Daily Success
Institute in Basic Life Principles

Command 46 : Feed My Sheep | Day 318

Feed My Lambs!

All at the same time, there were 3,000 "newborns" who needed to be fed! They were part of a revolutionary movement that would literally shake the world. God provided those who would feed them properly, and the newborns grew in strength and in number. They became part of the first-century Church, fed and cared for by the apostles.

The feeding of these 3,000 early believers provides a pattern for the nurture and care of all future "lambs."

After willingly receiving the words of Peter and repenting of their sins, they were baptized--a public declaration of their faith in Christ. This was not an easy thing to do. It would bring reaction and rejection by those who rejected Christ, yet Jesus declared: “Whosoever therefore shall confess me before men, him will I confess also before my Father which is in heaven. But whosoever shall deny me before men, him will I also deny before my Father which is in heaven" (Matthew 10:32-33).

Once they were baptized, these 3,000 new believers received spiritual nourishment by continuing “steadfastly in the apostles' doctrine and fellowship, and in breaking of bread, and in prayers” (Acts 2:42).

  1. The Apostles' Doctrine: The early Church was established before the New Testament was written. So, new believers were taught what the disciples had learned directly from Jesus. The newborn believers could not have been given any richer "milk of the Word" than the direct instructions of the Lord. Paul continued this pattern of feeding lambs when he established the Gentile churches. (See I Corinthians 14:37.)
  2. Fellowship: Spiritual growth can be stimulated by fellowship among believers. Every "lamb" is a member of the Body of Christ, and these new believers needed to learn to function in harmony with every other member. They were also given spiritual gifts with which to serve each other. (See Romans 12:5-8.) This bond of fellowship resulted in generosity toward each other. No one lacked basic necessities, because they shared their resources with each other. (See Acts 4:34.)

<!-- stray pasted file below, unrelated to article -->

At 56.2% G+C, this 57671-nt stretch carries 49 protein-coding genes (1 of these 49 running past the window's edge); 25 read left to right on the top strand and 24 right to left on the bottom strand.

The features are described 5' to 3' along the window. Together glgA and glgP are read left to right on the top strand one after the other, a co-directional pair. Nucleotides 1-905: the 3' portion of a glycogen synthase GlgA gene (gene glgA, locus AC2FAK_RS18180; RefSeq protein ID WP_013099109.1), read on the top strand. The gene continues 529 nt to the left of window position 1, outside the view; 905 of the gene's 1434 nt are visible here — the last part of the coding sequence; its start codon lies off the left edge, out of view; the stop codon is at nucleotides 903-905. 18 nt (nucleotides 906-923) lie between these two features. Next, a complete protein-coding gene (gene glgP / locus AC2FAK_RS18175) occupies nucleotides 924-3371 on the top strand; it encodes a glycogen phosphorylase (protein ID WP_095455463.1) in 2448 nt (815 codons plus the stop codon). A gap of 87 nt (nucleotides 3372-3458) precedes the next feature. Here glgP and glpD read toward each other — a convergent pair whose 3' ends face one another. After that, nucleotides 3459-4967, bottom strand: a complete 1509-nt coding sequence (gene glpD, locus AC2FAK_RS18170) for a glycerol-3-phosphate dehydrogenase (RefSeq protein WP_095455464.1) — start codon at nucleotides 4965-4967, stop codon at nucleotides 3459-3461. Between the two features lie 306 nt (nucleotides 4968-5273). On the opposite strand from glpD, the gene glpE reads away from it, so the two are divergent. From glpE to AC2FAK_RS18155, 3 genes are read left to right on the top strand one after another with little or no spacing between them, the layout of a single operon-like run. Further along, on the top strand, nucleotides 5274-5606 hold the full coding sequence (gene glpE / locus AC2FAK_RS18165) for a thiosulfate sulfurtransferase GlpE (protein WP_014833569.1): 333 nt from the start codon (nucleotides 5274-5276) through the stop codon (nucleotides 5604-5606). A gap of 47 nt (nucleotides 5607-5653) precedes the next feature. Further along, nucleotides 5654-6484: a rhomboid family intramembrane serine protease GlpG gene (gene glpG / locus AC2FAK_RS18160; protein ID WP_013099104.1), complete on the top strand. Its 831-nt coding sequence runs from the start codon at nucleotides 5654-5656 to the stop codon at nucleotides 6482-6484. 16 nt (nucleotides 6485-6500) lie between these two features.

3. Breaking of Bread: Fellowship is vital for the growth of new believers, but relationships are fragile. A spirit of unity can be easily damaged by misunderstandings and hurts that come from lack of spiritual maturity. Therefore, Jesus, the Head of the Church, instituted the communion table, not only as a time to remember what He has done for us but also as a time of soul searching and mending of any broken fellowship with God or with one another. (See I Corinthians 11:28.) They carried this out on a daily basis. (See Acts 2:46.)
  4. Prayers: Their prayers were not a ritualistic repetition of words. They were dynamic times of crying out to God and witnessing mighty results, from the opening of prison doors to the shaking of the place where they had gathered to pray. (See Acts 4:31.)

In our day, there is a tendency to focus on winning people to Christ. We rejoice when we hear of hundreds or thousands who were saved, but what about the feeding they require? Little lambs, newborn babies, and new Christians all need to be fed in order to grow. They need constant care and protection. They need practical training in order to function effectively in life.

It may be that some of these elements were missing in your spiritual upbringing; however, let's do all we can to help new believers grow to maturity by feeding them the Word of God, including them in our fellowship, teaching them the significance of the Lord's table, and by praying with them and for them.

“Simon ... lovest thou me more than these? ... Feed my lambs. ... Lovest thou me? ... Feed my sheep. ... Lovest thou me? ... Feed my sheep” (John 21:15-17).

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Contributing writer: Bill Gothard